Equally important, we connected with people. This work would not have been possible without collaborators from organizations and communities all over the Arctic: the U.S. Bureau of Land Management, the U.S. Fish and Wildlife Service, Environment Yukon, Parks Canada, the Gwich’iin Renewable Resources Board, the Canadian North Slope Wilderness Management Advisory Council and community members from the Inuvialuit and Gwich’iin towns of Aklavik and Fort McPherson. The organization names help provide context, but most important are the actual humans that helped along the way: providing logistical support, field help, advice, and sometimes just a laugh over dinner at camp.

Katie (left) and Rachel (right) carefully recording vegetation species, cover, and height on line transects. Photo credit: Aerin Jacob

Using an iPad, Katie (left) and Rachel (right) monitor the drone as it completes its flight in a cottongrass tundra. Photo credit: Aerin Jacob

Goetz (TE 2018) Project Profile

Sites and Products for ABoVE – please update!

In order to plan a coordinated campaign, ABoVE investigators have asked to know where and when each other are working, and what data products are being created and archived. There are tools on the ABoVE website (and tool tutorials) so that investigators can update their information. See an overview of the ABoVE data workflow here.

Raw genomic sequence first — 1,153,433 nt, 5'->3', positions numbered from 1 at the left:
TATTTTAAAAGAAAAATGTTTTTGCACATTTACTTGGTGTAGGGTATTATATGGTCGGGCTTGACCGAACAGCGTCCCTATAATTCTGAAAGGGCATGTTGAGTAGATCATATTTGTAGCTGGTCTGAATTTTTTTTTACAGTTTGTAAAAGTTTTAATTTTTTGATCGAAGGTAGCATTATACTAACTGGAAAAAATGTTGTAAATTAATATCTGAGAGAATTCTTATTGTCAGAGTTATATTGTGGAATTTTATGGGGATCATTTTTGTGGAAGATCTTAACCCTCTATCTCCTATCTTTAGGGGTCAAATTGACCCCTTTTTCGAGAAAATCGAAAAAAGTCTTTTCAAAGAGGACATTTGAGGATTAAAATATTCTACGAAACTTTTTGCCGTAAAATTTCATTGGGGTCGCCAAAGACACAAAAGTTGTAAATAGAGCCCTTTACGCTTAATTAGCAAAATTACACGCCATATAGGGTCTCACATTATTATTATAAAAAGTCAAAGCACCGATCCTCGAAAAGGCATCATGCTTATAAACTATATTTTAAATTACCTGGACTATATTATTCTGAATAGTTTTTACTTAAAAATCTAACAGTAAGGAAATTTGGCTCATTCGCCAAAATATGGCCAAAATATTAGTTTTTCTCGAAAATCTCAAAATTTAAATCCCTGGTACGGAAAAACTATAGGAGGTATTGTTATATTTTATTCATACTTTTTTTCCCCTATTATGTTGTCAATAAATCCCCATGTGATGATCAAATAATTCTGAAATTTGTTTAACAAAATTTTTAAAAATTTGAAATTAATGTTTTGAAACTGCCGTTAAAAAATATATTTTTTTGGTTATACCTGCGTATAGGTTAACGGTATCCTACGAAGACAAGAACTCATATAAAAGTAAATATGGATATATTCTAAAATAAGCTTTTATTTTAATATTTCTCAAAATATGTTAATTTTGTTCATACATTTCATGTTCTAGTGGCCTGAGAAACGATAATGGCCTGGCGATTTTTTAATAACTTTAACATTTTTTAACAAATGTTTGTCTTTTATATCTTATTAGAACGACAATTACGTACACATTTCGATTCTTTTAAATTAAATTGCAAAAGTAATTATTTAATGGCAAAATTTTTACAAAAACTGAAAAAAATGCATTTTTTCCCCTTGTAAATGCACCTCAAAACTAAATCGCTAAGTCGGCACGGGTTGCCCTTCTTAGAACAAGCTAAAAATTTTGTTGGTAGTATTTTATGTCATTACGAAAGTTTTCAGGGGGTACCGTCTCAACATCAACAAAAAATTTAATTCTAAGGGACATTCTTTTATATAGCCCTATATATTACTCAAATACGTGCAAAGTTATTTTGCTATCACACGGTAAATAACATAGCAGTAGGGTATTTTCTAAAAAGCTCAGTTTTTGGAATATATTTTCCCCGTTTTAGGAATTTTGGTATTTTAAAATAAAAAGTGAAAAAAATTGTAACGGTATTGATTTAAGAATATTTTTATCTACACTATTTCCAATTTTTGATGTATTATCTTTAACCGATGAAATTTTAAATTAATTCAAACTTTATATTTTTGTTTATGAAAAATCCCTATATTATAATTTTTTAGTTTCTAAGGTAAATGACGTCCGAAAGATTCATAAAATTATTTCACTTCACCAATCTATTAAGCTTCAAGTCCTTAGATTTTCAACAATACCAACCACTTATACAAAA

Update Your Sites and Measurements! 
ABoVE investigators who conducted fieldwork this summer should update their data collection events using the ABoVE Sites and Measurements Tool. View our video tutorial.

Update Your Data Products! 
ABoVE investigators should use the ABoVE Project Profile Update Tool to create metadata records describing planned data products for publication, integration, synthesis, and modeling. View our video tutorial. There are currently 275 products listed in our database (

Archive Your Data! 
Archiving (and thus publishing) data is an essential part of science team membership (see ABoVE Data Policy). All data products created with NASA funding will be archived at a NASA archive center (e.g. ORNL DAAC). When you submit data, ORNL DAAC staff will perform quality checks on the data, write documentation, and assign a permanent DOI and citation to your data, allowing you to track its re-use. A guide to publishing data is available, as is information on Best Practices for Data Management. Start your submission to the ORNL DAAC today.

Data Usage
Published ABoVE data archived at ORNL DAAC have been accessed a total of 15,281 times by a total of 4329 unique users (identified by IP address) since January 2015. A total of 100 field, airborne, and modeled data products from ABoVE research are now available from the ORNL DAAC. Browse ABoVE data at the ORNL DAAC. As a reminder, the LVIS data collected for ABoVE are available from NSIDC DAAC and UAVSAR data are archived at the Alaska Satellite Facility.

Currently there are 100 ABoVE data products archived at the ORNL DAAC

Recently-published ABoVE data:

Browse ABoVE data at the ORNL DAAC

See all archived ABoVE data at NASA Data Centers in the Earthdata portal

NASA Stories and Media Coverage

ABoVE has been getting a lot of attention in the Media and NASA's news team. Check out what has been covered!

View NASA Stories

View Media Coverage

New Phase 2 Projects

19 New Phase 2 ABoVE Projects

View Projects

New Publications

50 New Publications in 2019

View Publications

Science Cloud Data

Multiple large data collections available

Go to Data

Data Products

29 New Data Products

View Data Products

ABoVE Jobs

Multiple job openings with ABoVE Projects. If you would like to post a position, email

View Job Openings


View ABoVE Meetings and Events